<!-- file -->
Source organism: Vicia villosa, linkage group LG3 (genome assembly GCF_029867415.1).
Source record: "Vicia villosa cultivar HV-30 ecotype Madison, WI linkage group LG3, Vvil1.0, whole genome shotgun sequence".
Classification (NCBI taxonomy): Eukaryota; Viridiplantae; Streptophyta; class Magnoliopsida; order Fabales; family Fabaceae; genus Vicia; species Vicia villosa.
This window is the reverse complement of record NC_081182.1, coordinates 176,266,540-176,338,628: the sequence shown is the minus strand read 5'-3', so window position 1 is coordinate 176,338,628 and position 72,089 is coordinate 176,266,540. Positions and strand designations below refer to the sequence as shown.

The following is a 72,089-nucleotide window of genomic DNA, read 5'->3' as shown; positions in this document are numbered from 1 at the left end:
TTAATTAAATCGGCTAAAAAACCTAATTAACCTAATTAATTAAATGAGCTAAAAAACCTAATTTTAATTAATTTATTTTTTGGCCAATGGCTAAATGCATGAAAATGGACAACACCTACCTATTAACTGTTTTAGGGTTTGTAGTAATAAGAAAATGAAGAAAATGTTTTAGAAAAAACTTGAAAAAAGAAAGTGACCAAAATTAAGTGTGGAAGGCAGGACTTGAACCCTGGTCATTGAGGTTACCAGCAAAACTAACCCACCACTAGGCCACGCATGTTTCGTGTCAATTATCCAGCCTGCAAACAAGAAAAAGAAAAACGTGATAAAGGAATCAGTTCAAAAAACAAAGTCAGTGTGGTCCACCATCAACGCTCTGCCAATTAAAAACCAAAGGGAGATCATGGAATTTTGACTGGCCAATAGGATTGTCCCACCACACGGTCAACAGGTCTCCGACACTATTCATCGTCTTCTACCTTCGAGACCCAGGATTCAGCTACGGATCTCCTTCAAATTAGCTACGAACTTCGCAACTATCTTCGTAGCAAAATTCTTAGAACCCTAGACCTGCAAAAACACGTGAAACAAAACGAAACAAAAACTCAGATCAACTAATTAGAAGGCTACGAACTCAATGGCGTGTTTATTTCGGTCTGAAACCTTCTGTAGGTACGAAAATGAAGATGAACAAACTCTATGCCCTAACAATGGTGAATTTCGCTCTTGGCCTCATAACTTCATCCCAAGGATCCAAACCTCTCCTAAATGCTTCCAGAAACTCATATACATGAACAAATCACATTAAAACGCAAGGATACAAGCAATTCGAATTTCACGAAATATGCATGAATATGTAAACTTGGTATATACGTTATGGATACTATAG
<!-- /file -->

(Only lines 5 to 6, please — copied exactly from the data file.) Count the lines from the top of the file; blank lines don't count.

The following is a 72,089-nucleotide window of genomic DNA, read 5'->3' as shown; positions in this document are numbered from 1 at the left end:
TTAATTAAATCGGCTAAAAAACCTAATTAACCTAATTAATTAAATGAGCTAAAAAACCTAATTTTAATTAATTTATTTTTTGGCCAATGGCTAAATGCATGAAAATGGACAACACCTACCTATTAACTGTTTTAGGGTTTGTAGTAATAAGAAAATGAAGAAAATGTTTTAGAAAAAACTTGAAAAAAGAAAGTGACCAAAATTAAGTGTGGAAGGCAGGACTTGAACCCTGGTCATTGAGGTTACCAGCAAAACTAACCCACCACTAGGCCACGCATGTTTCGTGTCAATTATCCAGCCTGCAAACAAGAAAAAGAAAAACGTGATAAAGGAATCAGTTCAAAAAACAAAGTCAGTGTGGTCCACCATCAACGCTCTGCCAATTAAAAACCAAAGGGAGATCATGGAATTTTGACTGGCCAATAGGATTGTCCCACCACACGGTCAACAGGTCTCCGACACTATTCATCGTCTTCTACCTTCGAGACCCAGGATTCAGCTACGGATCTCCTTCAAATTAGCTACGAACTTCGCAACTATCTTCGTAGCAAAATTCTTAGAACCCTAGACCTGCAAAAACACGTGAAACAAAACGAAACAAAAACTCAGATCAACTAATTAGAAGGCTACGAACTCAATGGCGTGTTTATTTCGGTCTGAAACCTTCTGTAGGTACGAAAATGAAGATGAACAAACTCTATGCCCTAACAATGGTGAATTTCGCTCTTGGCCTCATAACTTCATCCCAAGGATCCAAACCTCTCCTAAATGCTTCCAGAAACTCATATACATGAACAAATCACATTAAAACGCAAGGATACAAGCAATTCGAATTTCACGAAATATGCATGAATATGTAAACTTGGTATATACGTTATGGATACTATAG